Turner is proactively seeking to create better partnerships with local entities and has committed herself to attending PUD meetings on a regular basis. She and the commissioners discussed how they might rewrite their current contract so that the Chamber might provide more specific services for the PUD.
“Our goal is to deliver the highest quality, dependable service at the lowest possible cost,” Commissioner Robert Jungers said. “And in order to achieve this we should be getting regular feedback from the people we serve. For us to solicit this information ourselves might appear to be self serving and might not encourage people to respond, or respond honestly, or respond negatively. If a third party were to handle it, it might give it more validity.”
“I think it’s a great idea,” Turner replied. “I think it’s something we could do, definitely.”
A high speed fiber optic internet service could be in the works if Jungers has anything to say about it.
At a recent conference, he spoke with a PUD commissioner from another county that had developed a high speed fiber optic internet service to 90 percent of their rate payers. The PUD had trained the linemen in the new technology and had contracts with four service providers.
“We can provide infrastructure but we cannot sell internet service,” Jungers said. “We have to lease it to an intermediate provider. They are breaking even and eventually should provide a cash flow for them.”
“I’m motivated to look into something like this,” Jungers continued. “ To develop a fourth service we can’t tap funds from either of the three service or sub entities we have right now. We would probably have to engender debt for this system.”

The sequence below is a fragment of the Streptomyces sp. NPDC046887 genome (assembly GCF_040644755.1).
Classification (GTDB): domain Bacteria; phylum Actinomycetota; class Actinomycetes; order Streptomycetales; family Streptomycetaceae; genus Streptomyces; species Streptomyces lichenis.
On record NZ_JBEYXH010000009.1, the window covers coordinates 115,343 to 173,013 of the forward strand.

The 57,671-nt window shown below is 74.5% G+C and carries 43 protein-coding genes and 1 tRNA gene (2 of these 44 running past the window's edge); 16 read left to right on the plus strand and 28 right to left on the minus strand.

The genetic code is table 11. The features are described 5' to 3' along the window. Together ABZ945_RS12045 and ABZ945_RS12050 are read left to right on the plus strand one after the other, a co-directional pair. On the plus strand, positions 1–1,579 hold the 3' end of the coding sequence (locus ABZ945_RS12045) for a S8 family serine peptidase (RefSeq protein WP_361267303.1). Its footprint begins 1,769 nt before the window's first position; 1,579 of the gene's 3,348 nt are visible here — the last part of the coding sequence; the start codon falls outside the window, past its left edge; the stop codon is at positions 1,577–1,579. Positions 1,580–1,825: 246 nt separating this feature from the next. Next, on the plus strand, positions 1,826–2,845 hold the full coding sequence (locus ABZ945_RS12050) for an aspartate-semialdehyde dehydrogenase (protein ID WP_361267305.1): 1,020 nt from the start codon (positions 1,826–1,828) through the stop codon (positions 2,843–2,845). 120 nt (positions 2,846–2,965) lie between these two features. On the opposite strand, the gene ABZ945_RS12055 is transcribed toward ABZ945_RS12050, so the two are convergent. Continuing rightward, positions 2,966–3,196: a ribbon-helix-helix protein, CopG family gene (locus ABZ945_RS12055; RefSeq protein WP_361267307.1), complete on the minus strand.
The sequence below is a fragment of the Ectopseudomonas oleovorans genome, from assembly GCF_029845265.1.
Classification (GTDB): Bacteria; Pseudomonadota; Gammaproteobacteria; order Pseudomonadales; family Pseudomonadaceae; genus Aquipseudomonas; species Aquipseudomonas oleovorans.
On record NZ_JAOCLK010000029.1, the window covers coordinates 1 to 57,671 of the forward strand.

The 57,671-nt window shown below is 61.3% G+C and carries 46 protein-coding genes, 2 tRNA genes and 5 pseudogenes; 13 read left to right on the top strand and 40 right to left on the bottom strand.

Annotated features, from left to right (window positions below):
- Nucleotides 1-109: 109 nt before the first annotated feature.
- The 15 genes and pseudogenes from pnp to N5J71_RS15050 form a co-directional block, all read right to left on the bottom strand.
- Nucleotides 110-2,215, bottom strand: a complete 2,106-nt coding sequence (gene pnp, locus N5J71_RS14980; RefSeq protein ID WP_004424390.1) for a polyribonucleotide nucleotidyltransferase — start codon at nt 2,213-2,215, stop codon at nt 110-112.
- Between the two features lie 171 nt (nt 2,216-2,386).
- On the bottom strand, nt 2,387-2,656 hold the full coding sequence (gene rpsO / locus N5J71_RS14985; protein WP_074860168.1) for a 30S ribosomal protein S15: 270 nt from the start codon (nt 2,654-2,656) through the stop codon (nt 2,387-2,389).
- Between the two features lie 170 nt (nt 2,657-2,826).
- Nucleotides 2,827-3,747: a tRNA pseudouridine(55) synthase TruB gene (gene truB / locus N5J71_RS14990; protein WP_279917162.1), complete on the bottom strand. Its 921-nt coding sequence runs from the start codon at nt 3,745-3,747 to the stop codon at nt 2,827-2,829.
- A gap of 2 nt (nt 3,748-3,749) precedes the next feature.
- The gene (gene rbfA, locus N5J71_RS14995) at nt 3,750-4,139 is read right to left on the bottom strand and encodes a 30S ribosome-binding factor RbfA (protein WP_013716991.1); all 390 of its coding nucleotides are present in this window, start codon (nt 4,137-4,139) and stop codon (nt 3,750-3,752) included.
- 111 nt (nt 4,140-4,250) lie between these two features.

“Actually you can, but other counties that have done that have lost. The only ones that were successful had grants,” said Commissioner Dennis Reid.
“I think it ought to be evaluated,” Commissioner Gene Healy said.
The board will consider gauging the community’s interest with the survey that the Chamber will be creating for them.
Reid is concerned about the debt that hangs over the western Wahkiakum water system and shared one of his ideas for solving the problem with the other board members.
“I was thinking about a fixed charge on the customers, strictly for debt reduction,” Reid said. “With a one percent interest rate, we have a debt of $326,677. To retire the debt in three years, there would be a $29 monthly fee on the people. That is not affordable. Though it would be nice to have that debt gone in three years. To do it in five years we are looking at $18 a month. 10 years would be about $9 a month. The 10 year plan is probably doable, though there would be a lot of unhappy people. If we had another $30,000 in the cash flow to do the repairs and upgrades, it would help the system tremendously. I’m afraid that in 10 years, because we can’t do the repairs we need, the system won’t be functioning. "
The board will continue to discuss how to contend with the debt and western Wahkiakum’s water system.
Manager Dave Tramblie reported that he and PUD counsel Tim Hanigan had met with the Town of Cathlamet regarding the interlocal agreement. They are now awaiting a response to their most recent proposal.
He also informed the board that crews were continuing to work along Altoona Road to locate a leak and in the Elochoman Valley to locate an electrical issue.
The board approved travel for Auditor Erin Wilson, who will be attending a conference in Lacey in March on Demystifying Public Works Bidding and Contracting.
They also approved the purchase of a new meter reading vehicle and established a process to pay the Chamber of Commerce the current rate while awaiting a new contract.
The next meeting will be February 18 at 8:30 a.m.